Peugeot unleash the Exalt


What springs to mind when you think of Peugeot in 2014? A budget hatchback? Or a refined yet still relatively ordinary family saloon? Chances are, barring one or two anomalies such as the RCZ or 2012’s Onyx concept, the Lion badge doesn’t tend to conjure images of a beautiful and unusual sports car.

Step forward, the Exalt concept.

Due to be officially presented to the world at the upcoming Beijing Motor Show later this month, the Exalt is really quite something. It seems to be the next stage in the Onyx’s evolution, a five-door hatchback replete with slick and straight cut lines, twin headlamps, aero creases along the sides and an aggressive prow. To us, it seems like there’s a little of BMW and Mazda in the mix, though Peugeot have said its bare steel bodywork is a tip of the hat to French car manufacturing during the 1920s and 30s, hand-formed by a120096 panel beater. It’s not very long – 4.7m, and neither is it very high, just 3.1m to the top of the roof, including the huge 20 inch wheels.

And it features shark skin.

Ok, technically speaking, it’s not skin from an actual shark, which would be sure to have PETA up in arms. According to Peugeot, it’s actually an ‘efficient textile’ which was inspired by the skin from a shark, and which improves the drag coefficient of the car. That doesn’t impart the same level of coolness on the Exalt, but is still impressive nonetheless, at least from a technical standpoint.

Step inside the cabin and you’ll find a mix of nature and technology. The steering wheel, for example, is trimmed in both leather and a natural wool-based fabric known as chiné, while carbon fibre is replaced by basalt fibre, a natural composite, and parts of the doors and dashboard are finished in wood. Co-existing alongside these natural features is a central console featuring two folding touchscreens which emerge from the dashboard. There’s also nine toggle switches laid out in an easy-to-remember format, and an air treatment system they’ve called ‘Pure Blue’, which purifies the cabin when the car isn’t moving, and treats incoming air when it is.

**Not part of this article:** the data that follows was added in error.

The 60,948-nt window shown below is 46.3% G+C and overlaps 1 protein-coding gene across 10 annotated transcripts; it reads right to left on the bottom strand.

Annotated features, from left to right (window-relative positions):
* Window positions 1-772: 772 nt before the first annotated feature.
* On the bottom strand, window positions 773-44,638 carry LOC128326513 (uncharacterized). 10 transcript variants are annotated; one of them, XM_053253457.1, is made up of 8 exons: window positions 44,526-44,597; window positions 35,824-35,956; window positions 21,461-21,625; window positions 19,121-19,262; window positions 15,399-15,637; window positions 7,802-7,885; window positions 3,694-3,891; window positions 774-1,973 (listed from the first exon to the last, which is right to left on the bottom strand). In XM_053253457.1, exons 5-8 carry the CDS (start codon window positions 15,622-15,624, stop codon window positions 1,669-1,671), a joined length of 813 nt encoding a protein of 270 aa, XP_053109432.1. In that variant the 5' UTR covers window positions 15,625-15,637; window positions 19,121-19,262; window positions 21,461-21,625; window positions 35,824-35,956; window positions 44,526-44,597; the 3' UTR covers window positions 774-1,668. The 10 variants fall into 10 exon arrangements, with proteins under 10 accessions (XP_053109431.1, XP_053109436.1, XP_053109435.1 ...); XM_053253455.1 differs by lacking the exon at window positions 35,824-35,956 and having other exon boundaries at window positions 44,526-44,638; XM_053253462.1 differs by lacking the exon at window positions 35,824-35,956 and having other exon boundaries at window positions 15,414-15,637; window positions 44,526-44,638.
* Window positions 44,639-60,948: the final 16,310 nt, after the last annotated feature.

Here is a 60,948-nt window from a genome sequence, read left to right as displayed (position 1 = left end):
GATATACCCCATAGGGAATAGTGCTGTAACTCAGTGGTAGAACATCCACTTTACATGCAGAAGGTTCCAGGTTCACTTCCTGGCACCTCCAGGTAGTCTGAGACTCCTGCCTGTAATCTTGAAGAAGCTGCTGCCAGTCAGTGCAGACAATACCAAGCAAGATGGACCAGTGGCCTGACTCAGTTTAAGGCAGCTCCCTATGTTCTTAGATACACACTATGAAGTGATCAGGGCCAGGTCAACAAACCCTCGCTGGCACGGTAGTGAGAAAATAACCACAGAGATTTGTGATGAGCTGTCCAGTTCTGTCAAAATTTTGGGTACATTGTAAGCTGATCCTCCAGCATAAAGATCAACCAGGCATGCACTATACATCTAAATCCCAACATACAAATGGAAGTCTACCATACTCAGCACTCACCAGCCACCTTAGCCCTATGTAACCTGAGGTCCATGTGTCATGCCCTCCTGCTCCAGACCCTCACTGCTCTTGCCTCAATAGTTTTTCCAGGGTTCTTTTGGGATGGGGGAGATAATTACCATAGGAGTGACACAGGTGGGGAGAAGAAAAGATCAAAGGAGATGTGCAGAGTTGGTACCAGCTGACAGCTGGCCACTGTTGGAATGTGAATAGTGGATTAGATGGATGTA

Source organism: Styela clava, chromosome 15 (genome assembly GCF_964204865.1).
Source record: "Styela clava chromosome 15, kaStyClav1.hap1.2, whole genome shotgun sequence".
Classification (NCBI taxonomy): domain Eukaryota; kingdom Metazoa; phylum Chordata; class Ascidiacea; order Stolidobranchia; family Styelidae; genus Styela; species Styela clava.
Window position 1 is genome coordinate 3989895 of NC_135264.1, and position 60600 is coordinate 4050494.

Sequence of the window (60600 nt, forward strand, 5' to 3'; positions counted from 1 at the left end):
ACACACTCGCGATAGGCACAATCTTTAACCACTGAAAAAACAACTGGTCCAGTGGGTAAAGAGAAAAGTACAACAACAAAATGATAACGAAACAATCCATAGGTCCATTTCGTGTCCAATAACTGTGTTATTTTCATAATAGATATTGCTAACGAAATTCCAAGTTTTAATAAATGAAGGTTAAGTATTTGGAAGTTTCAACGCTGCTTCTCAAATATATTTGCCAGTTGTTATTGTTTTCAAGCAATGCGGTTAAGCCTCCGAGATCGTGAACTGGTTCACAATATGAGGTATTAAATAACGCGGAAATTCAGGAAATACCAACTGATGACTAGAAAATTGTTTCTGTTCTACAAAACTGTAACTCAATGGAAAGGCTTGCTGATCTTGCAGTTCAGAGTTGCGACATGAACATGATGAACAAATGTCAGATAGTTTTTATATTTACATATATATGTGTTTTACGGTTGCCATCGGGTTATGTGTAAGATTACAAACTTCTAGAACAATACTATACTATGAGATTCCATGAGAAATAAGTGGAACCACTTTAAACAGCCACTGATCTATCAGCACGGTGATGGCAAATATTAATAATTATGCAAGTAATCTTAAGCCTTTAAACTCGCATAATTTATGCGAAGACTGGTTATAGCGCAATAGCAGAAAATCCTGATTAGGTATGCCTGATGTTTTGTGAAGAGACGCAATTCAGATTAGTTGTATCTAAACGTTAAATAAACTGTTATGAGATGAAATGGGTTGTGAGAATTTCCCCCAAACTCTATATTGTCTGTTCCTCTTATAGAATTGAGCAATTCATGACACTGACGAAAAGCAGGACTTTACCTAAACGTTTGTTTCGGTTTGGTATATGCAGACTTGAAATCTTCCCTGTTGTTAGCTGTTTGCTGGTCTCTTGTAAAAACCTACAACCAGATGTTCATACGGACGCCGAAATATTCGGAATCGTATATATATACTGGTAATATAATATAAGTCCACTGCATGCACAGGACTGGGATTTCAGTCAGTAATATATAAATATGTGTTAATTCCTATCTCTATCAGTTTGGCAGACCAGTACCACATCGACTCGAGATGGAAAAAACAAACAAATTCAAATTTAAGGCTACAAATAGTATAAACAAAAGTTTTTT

Overall, the Exalt weighs 1,700kg and is powered by a 1.6L four-cylinder engine developed by Peugeot Sport, which churns out 270hp and is coupled to a six-speed auto gearbox. At the rear, there’s also a 50kW (67hp) electric motor which can be used to boost power or recharge the battery using the energy generated by braking.

So, will it ever make it to the roads? Unlikely, if its predecessor is anything to go by. And, as with all concept cars, those that do make it out of the designer’s vision and into the real world are often unrecognisable when compared to the initial concept. But if that were to happen to the Exalt, it would be a real shame. Here’s hoping that, at the very least, some of these fantastic features will trickle down to the extended Peugeot family.


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